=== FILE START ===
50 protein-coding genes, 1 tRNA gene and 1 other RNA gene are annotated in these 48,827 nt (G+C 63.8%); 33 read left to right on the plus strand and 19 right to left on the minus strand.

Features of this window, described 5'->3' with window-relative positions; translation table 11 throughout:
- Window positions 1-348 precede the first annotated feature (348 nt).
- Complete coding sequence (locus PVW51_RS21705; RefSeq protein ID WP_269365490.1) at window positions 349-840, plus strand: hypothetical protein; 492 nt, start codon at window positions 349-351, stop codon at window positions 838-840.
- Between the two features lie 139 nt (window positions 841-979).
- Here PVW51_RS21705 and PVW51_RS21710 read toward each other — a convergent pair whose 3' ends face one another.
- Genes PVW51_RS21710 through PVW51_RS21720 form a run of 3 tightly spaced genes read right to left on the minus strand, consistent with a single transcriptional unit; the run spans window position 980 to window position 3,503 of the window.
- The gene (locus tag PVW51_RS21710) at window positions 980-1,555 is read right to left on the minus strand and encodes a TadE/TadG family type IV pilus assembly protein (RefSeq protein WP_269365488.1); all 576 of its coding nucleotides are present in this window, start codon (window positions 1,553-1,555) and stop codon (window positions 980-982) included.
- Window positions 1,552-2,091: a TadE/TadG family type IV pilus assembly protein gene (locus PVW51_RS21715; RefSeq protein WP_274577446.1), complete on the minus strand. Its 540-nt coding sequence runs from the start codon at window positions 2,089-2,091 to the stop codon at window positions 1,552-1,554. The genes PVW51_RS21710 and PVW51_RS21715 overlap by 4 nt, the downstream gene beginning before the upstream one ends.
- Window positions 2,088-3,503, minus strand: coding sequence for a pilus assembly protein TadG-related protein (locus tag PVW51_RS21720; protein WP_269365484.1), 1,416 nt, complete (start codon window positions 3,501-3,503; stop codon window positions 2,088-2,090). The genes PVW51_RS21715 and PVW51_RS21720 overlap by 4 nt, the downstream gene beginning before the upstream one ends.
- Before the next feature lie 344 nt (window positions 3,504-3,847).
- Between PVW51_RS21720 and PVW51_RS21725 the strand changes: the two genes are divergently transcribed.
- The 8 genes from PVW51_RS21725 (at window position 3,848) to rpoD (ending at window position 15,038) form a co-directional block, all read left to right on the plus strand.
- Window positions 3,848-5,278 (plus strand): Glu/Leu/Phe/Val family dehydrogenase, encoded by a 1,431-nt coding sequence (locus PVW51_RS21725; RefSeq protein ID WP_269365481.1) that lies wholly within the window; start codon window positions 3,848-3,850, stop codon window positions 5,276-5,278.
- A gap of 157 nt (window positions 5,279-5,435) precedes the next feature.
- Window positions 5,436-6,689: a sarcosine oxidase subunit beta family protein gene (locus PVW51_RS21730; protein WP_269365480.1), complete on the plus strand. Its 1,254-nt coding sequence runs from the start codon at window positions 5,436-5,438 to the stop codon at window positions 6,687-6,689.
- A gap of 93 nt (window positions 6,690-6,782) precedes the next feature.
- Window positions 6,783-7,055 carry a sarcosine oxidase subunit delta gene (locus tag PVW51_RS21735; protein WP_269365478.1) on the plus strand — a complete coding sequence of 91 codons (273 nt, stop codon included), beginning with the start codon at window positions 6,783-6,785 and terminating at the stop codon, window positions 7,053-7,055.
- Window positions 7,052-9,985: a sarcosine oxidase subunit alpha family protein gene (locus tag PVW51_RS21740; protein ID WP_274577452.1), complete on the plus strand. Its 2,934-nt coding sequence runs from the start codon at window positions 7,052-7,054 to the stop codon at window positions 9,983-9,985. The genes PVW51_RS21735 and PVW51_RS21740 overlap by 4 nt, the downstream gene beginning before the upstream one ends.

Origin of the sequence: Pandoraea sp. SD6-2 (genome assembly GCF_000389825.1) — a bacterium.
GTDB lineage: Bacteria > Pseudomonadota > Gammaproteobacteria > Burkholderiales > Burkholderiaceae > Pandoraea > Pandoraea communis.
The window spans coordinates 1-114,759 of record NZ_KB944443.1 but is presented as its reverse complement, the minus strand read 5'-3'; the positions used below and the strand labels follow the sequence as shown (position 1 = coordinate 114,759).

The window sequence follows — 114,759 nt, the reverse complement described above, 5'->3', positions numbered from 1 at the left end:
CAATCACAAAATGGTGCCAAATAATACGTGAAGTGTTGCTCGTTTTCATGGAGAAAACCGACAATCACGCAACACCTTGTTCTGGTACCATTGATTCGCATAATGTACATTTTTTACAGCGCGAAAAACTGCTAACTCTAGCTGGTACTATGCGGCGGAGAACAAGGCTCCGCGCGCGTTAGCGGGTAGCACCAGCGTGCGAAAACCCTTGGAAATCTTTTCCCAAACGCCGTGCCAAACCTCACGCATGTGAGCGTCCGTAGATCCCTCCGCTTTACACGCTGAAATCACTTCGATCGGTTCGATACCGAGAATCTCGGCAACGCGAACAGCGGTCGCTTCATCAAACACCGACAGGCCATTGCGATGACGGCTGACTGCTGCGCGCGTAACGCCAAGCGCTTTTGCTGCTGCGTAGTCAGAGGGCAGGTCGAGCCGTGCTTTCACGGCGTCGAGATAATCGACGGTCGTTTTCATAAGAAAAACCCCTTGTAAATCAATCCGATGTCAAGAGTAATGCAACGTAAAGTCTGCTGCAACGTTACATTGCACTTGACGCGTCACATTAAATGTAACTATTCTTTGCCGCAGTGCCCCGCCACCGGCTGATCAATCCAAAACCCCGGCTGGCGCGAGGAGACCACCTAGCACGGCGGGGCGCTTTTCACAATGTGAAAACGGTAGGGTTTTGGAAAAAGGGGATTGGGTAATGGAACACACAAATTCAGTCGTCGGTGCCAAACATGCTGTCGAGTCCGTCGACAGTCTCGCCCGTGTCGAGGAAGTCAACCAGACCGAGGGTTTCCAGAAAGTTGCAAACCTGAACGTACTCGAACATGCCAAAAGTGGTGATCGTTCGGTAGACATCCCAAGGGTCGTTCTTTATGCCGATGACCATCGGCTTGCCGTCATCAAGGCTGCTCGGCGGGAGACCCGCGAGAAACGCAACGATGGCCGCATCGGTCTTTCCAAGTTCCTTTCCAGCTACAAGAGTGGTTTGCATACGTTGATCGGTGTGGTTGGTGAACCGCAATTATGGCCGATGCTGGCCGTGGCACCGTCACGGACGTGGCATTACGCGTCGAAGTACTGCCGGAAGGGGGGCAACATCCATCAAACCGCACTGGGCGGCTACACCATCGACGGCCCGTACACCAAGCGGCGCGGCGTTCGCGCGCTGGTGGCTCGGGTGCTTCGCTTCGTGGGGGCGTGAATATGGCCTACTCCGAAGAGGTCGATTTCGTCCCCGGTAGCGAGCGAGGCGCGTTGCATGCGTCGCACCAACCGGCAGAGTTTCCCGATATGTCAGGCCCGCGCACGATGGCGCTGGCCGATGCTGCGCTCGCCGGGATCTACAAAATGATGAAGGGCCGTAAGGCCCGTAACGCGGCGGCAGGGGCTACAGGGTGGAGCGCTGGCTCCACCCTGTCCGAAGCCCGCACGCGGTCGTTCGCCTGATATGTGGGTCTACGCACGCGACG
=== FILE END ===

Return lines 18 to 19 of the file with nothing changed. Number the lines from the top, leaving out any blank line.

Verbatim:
- Window positions 6,783-7,055 carry a sarcosine oxidase subunit delta gene (locus tag PVW51_RS21735; protein WP_269365478.1) on the plus strand — a complete coding sequence of 91 codons (273 nt, stop codon included), beginning with the start codon at window positions 6,783-6,785 and terminating at the stop codon, window positions 7,053-7,055.
- Window positions 7,052-9,985: a sarcosine oxidase subunit alpha family protein gene (locus tag PVW51_RS21740; protein ID WP_274577452.1), complete on the plus strand. Its 2,934-nt coding sequence runs from the start codon at window positions 7,052-7,054 to the stop codon at window positions 9,983-9,985. The genes PVW51_RS21735 and PVW51_RS21740 overlap by 4 nt, the downstream gene beginning before the upstream one ends.